By Lou Korac
The winning streak ended for the Blues on Thursday, so it was time to get back on the horse and see how this team would respond for the first time in a month to how they’d react following a loss.
Not the best opponent to try and doing that against with the Boston Bruins, winners of seven in a row themselves, and playing as well as the Blues have of late. It was Boston’s fifth of a five-game trip.
The Blues had their moments where they looked good, and then there were moments when the Bruins had them pinned in and hemmed in their zone. But in the end, it was an unsung hero to help secure the two points.
Sammy Blais scored in the sixth round of the shootout in a 2-1 Blues victory on Saturday afternoon at Enterprise Center, their sixth win in a row at home.
The Blues (33-23-5), were riding high with a franchise record 11-game winning streak before it came crashing down in a 5-2 loss at Dallas on Thursday. Now they had to get back on the saddle, and although it wasn’t perfect at times, it was good enough to get the job done and half the Bruins’ seven-game winning streak.
“It was a tough game, end to end,” said Blues goalie Jordan Binnington, who improved to 14-2-1 by winning his first NHL shootout. “Both goalies got some work in. Teams were battling and trying to create chances. Ice was a little slow. but we competed right to the end and got that extra point.
“It’s nice to get back in the win column, yeah, and just continue to do what we’ve been doing, take it one game at a time and keep focusing.”
The Blues, who traveled to play at Minnesota Sunday, had to go with a bit of a makeshift lineup Saturday with an array of guys dealing with sickness. Robert Bortuzzo was a late scratch and after initially being left out of pregame line rushes, Zach Sanford was able to go, making Robby Fabbri a scratch. Chris Butler took Bortuzzo’s spot.
“We had to wait until warmup and pick it and choose who was going to go and who was feeling good enough to go,” Blues interim coach Craig Berube said. “That guys that played that are not feeling good, the credit goes to them. That’s tough. That’s not an easy thing to do but they battled through it. It’s a lot of character there by those guys.”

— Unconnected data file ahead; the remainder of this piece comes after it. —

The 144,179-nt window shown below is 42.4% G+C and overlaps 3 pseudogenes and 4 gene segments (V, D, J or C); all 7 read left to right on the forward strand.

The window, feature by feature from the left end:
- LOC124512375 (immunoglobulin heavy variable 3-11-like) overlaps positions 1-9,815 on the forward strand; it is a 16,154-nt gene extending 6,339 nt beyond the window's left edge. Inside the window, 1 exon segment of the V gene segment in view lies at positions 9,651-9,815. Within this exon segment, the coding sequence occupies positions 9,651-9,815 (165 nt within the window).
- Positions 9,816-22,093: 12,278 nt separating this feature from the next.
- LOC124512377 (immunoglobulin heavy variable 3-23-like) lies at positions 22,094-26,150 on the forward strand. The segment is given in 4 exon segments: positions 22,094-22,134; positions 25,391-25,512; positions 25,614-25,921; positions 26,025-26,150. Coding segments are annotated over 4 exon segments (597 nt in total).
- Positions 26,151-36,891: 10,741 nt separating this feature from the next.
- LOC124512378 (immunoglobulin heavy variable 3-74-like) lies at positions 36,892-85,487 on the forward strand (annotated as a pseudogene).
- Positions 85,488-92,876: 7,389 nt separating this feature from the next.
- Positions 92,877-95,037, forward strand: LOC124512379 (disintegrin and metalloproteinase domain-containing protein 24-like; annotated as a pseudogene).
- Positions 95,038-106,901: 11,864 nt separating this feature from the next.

That character included Blais, who was told to be prepared to play but wasn’t aware until he got to the rink on Saturday.
“There was going to be some chance I was going to get in the lineup, so I prepared myself,” Blais said. “When I got to the rink, I was in the lineup. That’s when I found out I was going to be in.”
And he made the most of it. Blais was the Blues’ sixth shooter and was patient enough to out-wait Bruins netminder Tuukka Rask before roofing a wrist shot high into the net.
Blais was not expecting to be called upon but was ready.
“Not really,” he said. “I thought they were going to choose someone else, but it worked out, so I’m pretty happy about that.
“I’ve always used that move before and this time it worked. I was pretty happy.”
Blais said he hasn’t scored a shootout in competitive action since he played for the Chicago Wolves of the American Hockey League and that Berube saw his last shootout goal, and maybe that was why he was chosen. Blais wanted the media contingency to ask Berube if he remembered it.
“Uhh … no. I’m old now though,” Berube said with a laugh. “So that’s a long time ago. I mean, he’s got good hands. He can score. That’s what he is.”
Binnington, who made 31 saves and improved to 6-0-0 at Enterprise Center, was able to withstand Boston’s final shooter, Danton Heinen, who fired wide.
“It was fun,” Binnington said. ‘Obviously they’re a good team. We’re battling every game. It was a big game for us, so we’re happy for that extra point.”
Binnington’s success at home?
“It’s got to be the Cheshire Hotel,” Binnington said of The Cheshire.
Steen’s first goal since Nov. 30 (27 games) gave the Blues a 1-0 lead at 7:15 of the first period. It came after Oskar Sundqvist intercepted Peter Cehlarik’s neutral zone pass and turned it back for a 3-on-2. Steen’s wrister from the left circle beat Rask high short side.
“Not really,” Steen said when asked if the goalless drought weighed on him. “We’ve been playing well. The group’s been buzzing. Just trying to keep the mojo here.”
Wagner tied it 1-1 for the Bruins at 5:12 of the second period, but Binnington was able to withstand the Bruins’ attack, including making a terrific game-saving stop on former Blue David Backes midway through the second period.
“Was that the glove save? I don’t know, you tell me,” Binnington said when asked if that was his best save in the NHL. “… I don’t think I played it properly so I kind of had to battle it there and make a desperation save. Thankfully, I got a piece.”
The Blues had multiple scoring chances in OT, including one by Vladimir Tarasenko alone in front of Rask but was denied.
Tyler Bozak, who is 2-for-2 in shootouts this season, got the Blues going by scoring in the first round, but newly acquired center Charlie Coyle, who the Blues know from his days with the Minnesota Wild before the Wild traded him to Boston on Wednesday, kept the shootout going by scoring in the third round.
But the Blues prevailed in the end and will look for a win at Minnesota for the second time in a week.
“It was a big game for us,” Steen said. “I thought not just the loss but the game before it, we had two uncharacteristic periods so that was pretty much five straight ones. We needed a rebound from that, not the result as much.”
AP photo courtesy of KSDK Sports